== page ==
Even though expensive, for the given cycle life they are a bargain. The above pack has (4) 3.2 volt cells to make a 12 volt battery for my electric propelled kayak, I bought (8) cells for $880.00 to make (2) 12 volt batteries that will allow more than 60 miles of travel per charge.
Batteries like these were $2000 just 4 years ago and impossible to get unless you worked in R&D for a large corporation. Now the same amount of kW-hr of storage has dropped to $880 but still rather hard to get. "Lifetime" is a term I used as a 60 year old concerning myself. It is getting to the point that no matter what I post on this forum I am challenged on. I give a glimpse into the future, and the naysayers come out of the woodwork. It is a good thing progress continues on even with this forum's doubters, because with the attitudes expressed here we would still be driving with flathead engines.
|12-04-2012 08:43 AM|
I seriously doubt that these are 'lifetime' regardless of the advertising hype.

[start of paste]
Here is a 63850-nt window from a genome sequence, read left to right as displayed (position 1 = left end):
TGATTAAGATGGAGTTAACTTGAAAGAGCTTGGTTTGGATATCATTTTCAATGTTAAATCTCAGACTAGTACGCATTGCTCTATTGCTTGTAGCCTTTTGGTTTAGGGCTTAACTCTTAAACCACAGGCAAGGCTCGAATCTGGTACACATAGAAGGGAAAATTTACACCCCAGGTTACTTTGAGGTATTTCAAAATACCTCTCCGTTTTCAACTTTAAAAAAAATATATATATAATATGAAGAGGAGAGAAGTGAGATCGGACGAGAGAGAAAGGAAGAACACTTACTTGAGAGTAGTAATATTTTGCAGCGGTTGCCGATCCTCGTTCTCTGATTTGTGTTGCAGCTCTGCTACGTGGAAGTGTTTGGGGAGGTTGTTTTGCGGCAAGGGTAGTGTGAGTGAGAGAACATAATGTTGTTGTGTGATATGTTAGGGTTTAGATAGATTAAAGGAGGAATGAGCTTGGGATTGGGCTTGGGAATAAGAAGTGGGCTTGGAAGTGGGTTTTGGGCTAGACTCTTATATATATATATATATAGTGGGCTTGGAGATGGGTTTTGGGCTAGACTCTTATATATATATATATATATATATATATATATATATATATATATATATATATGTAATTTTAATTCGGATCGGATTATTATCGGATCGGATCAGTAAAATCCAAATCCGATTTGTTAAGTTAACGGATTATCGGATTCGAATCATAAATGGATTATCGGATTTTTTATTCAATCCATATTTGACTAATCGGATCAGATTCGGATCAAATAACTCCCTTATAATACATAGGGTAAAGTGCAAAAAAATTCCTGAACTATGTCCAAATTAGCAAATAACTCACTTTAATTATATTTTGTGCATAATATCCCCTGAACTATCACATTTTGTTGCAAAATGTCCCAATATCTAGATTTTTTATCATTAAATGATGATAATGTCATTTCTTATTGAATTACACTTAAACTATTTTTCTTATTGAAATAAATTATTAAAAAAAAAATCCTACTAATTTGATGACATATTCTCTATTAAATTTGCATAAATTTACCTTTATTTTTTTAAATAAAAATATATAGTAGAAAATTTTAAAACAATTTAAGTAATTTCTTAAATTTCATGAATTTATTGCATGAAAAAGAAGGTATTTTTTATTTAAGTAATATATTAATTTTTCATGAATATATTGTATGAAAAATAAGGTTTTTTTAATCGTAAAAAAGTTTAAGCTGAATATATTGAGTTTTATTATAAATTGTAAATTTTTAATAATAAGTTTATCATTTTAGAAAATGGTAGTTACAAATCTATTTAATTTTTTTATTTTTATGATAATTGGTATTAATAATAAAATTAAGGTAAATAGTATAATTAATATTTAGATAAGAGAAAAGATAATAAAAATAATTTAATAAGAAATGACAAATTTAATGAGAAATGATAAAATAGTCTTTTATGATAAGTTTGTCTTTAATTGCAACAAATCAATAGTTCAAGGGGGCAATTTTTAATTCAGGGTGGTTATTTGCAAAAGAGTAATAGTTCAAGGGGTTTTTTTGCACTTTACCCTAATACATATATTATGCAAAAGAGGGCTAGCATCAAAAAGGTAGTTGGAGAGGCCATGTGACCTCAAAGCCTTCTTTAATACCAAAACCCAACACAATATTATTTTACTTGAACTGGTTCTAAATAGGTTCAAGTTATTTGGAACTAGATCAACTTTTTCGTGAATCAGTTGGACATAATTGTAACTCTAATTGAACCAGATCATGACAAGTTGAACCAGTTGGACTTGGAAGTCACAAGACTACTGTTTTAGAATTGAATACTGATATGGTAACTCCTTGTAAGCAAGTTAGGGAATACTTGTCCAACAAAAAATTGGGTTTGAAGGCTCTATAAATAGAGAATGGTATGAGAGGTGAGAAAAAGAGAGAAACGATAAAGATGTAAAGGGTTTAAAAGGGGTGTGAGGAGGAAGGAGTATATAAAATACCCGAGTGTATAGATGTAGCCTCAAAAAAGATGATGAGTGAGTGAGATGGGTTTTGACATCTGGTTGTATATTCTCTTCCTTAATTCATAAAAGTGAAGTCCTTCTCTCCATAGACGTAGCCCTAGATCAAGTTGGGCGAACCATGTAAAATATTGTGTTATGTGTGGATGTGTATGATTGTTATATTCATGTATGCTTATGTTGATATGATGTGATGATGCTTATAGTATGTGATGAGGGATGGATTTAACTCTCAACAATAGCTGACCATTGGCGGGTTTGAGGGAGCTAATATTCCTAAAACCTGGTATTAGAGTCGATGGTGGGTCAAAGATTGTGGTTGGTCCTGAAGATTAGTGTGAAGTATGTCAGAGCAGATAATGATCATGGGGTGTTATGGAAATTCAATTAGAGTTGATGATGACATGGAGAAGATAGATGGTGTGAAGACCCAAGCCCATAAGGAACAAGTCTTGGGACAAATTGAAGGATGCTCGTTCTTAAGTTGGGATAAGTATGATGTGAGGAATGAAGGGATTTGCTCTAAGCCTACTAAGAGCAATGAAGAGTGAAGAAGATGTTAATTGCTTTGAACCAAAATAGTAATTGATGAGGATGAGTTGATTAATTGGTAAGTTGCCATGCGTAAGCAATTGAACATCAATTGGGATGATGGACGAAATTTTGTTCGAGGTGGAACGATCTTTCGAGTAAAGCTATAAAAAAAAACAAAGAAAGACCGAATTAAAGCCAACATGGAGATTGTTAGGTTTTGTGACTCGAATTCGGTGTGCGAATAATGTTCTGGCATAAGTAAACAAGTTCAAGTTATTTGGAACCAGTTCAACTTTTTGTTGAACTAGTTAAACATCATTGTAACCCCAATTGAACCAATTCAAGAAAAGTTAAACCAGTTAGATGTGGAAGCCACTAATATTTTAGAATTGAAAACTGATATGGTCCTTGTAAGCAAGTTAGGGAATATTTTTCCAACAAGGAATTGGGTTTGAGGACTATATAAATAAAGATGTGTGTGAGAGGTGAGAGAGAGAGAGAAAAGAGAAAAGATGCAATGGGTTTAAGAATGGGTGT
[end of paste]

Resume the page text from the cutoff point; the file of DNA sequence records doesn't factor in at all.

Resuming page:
Ain't gonna happen
|12-04-2012 07:25 AM|
|gearheadslife||lifetime battery... I'll believe that in 20 years and no one sells batteries anymore..|
|12-04-2012 06:39 AM|
A lifetime battery?
It's kind of wild looking.
|12-04-2012 01:02 AM|
Battery of the future LiFePO4, I got mine
After 3 1/2 months they finally arrived. Notice the serious banding due to the cells ability for huge discharge and ultra fast charging causes bulging. These cells with their cycle life will out live me. This is one of two packs I bought, the other still in the garage. 31 lbs and can store enough energy to propel the kayak 30+ miles per pack.
Cells generally receive a 50% charge at the factory in China. 3 of the 4 cells read 3.32 volts, the one on the far left was 3.31 volts. Only 1/100th of a volt difference.